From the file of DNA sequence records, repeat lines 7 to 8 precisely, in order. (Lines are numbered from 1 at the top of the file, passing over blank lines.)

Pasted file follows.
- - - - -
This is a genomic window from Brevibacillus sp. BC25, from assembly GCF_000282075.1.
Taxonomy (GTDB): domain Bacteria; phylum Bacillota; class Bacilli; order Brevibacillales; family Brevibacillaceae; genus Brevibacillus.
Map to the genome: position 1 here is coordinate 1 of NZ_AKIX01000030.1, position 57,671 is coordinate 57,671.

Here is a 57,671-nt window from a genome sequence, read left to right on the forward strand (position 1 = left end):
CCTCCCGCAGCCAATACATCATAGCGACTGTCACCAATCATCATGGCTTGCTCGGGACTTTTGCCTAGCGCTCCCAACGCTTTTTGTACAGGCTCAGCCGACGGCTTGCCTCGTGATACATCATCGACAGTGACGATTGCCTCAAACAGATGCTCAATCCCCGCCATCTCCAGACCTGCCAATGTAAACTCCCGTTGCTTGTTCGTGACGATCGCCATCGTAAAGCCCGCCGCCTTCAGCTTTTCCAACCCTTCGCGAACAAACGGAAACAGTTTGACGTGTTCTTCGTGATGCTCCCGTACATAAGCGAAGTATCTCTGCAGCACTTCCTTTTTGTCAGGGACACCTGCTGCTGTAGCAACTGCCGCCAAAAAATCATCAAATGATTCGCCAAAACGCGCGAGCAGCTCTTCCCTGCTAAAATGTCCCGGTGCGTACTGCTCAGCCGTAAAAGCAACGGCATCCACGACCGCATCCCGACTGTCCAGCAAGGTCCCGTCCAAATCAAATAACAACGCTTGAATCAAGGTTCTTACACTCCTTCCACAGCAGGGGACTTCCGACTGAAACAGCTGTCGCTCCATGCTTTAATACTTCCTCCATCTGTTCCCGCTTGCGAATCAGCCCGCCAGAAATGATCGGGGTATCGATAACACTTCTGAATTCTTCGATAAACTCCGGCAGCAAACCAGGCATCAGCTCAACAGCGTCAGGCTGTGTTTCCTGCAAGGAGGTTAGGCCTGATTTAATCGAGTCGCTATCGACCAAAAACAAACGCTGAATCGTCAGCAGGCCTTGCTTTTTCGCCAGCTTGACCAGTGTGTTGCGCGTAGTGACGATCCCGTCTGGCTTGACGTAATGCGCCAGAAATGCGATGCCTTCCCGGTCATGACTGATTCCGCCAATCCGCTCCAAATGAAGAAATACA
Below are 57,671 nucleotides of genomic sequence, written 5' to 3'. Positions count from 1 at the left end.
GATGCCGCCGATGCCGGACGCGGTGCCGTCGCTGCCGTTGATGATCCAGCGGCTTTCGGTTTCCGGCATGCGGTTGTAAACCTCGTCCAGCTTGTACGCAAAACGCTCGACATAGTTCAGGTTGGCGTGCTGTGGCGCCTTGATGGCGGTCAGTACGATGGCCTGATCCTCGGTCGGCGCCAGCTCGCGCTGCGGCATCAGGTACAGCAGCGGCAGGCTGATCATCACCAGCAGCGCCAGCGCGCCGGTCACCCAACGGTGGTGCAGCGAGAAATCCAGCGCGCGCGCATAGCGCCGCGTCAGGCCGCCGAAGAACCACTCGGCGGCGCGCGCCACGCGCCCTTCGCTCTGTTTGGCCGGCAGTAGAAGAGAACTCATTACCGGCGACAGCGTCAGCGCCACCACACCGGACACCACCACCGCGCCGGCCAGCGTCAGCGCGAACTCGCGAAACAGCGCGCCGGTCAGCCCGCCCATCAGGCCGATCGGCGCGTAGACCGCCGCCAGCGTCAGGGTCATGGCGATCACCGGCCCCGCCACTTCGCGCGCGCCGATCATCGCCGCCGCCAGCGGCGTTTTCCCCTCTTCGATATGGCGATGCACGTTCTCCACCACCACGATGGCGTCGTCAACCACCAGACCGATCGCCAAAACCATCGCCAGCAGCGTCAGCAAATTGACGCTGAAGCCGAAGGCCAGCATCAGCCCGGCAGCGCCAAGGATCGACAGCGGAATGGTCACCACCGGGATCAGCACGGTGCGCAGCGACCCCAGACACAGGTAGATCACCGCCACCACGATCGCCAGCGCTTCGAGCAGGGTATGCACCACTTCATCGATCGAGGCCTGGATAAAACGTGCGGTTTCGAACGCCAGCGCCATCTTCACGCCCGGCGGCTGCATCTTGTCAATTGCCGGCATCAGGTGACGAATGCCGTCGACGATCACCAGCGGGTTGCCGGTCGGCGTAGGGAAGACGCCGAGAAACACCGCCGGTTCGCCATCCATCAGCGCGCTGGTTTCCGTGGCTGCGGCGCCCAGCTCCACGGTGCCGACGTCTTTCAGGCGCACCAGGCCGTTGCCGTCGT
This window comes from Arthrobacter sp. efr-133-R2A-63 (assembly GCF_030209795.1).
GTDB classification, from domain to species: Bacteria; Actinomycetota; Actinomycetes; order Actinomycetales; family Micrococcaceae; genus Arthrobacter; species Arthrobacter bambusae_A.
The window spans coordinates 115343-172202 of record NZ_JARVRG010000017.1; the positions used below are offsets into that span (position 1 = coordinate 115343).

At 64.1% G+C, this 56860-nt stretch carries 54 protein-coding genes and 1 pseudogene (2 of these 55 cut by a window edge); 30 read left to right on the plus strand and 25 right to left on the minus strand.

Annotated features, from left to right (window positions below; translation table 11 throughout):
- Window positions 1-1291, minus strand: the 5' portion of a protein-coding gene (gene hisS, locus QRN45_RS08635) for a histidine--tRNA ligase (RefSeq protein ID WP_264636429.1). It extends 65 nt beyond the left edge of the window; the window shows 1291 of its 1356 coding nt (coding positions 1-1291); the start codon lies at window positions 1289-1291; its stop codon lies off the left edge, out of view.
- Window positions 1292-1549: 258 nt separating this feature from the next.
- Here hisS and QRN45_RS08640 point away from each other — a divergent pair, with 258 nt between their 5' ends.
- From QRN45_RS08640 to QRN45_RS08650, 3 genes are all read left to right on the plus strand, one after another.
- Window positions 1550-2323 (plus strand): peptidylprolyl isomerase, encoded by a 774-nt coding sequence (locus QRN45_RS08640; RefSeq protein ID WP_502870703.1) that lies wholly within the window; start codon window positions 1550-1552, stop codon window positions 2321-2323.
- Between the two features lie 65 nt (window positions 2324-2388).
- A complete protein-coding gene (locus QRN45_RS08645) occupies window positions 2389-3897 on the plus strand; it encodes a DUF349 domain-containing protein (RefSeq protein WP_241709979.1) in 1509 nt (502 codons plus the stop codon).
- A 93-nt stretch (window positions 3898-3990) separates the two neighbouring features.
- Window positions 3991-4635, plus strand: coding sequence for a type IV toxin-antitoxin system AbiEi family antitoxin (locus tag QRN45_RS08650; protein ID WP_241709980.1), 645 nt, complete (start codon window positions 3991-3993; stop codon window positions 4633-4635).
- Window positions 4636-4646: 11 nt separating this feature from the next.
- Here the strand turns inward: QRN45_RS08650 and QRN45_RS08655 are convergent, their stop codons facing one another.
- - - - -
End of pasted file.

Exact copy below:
GATGCCGCCGATGCCGGACGCGGTGCCGTCGCTGCCGTTGATGATCCAGCGGCTTTCGGTTTCCGGCATGCGGTTGTAAACCTCGTCCAGCTTGTACGCAAAACGCTCGACATAGTTCAGGTTGGCGTGCTGTGGCGCCTTGATGGCGGTCAGTACGATGGCCTGATCCTCGGTCGGCGCCAGCTCGCGCTGCGGCATCAGGTACAGCAGCGGCAGGCTGATCATCACCAGCAGCGCCAGCGCGCCGGTCACCCAACGGTGGTGCAGCGAGAAATCCAGCGCGCGCGCATAGCGCCGCGTCAGGCCGCCGAAGAACCACTCGGCGGCGCGCGCCACGCGCCCTTCGCTCTGTTTGGCCGGCAGTAGAAGAGAACTCATTACCGGCGACAGCGTCAGCGCCACCACACCGGACACCACCACCGCGCCGGCCAGCGTCAGCGCGAACTCGCGAAACAGCGCGCCGGTCAGCCCGCCCATCAGGCCGATCGGCGCGTAGACCGCCGCCAGCGTCAGGGTCATGGCGATCACCGGCCCCGCCACTTCGCGCGCGCCGATCATCGCCGCCGCCAGCGGCGTTTTCCCCTCTTCGATATGGCGATGCACGTTCTCCACCACCACGATGGCGTCGTCAACCACCAGACCGATCGCCAAAACCATCGCCAGCAGCGTCAGCAAATTGACGCTGAAGCCGAAGGCCAGCATCAGCCCGGCAGCGCCAAGGATCGACAGCGGAATGGTCACCACCGGGATCAGCACGGTGCGCAGCGACCCCAGACACAGGTAGATCACCGCCACCACGATCGCCAGCGCTTCGAGCAGGGTATGCACCACTTCATCGATCGAGGCCTGGATAAAACGTGCGGTTTCGAACGCCAGCGCCATCTTCACGCCCGGCGGCTGCATCTTGTCAATTGCCGGCATCAGGTGACGAATGCCGTCGACGATCACCAGCGGGTTGCCGGTCGGCGTAGGGAAGACGCCGAGAAACACCGCCGGTTCGCCATCCATCAGCGCGCTGGTTTCCGTGGCTGCGGCGCCCAGCTCCACGGTGCCGACGTCTTTCAGGCGCACCAGGCCGTTGCCGTCGT
This window comes from Arthrobacter sp. efr-133-R2A-63 (assembly GCF_030209795.1).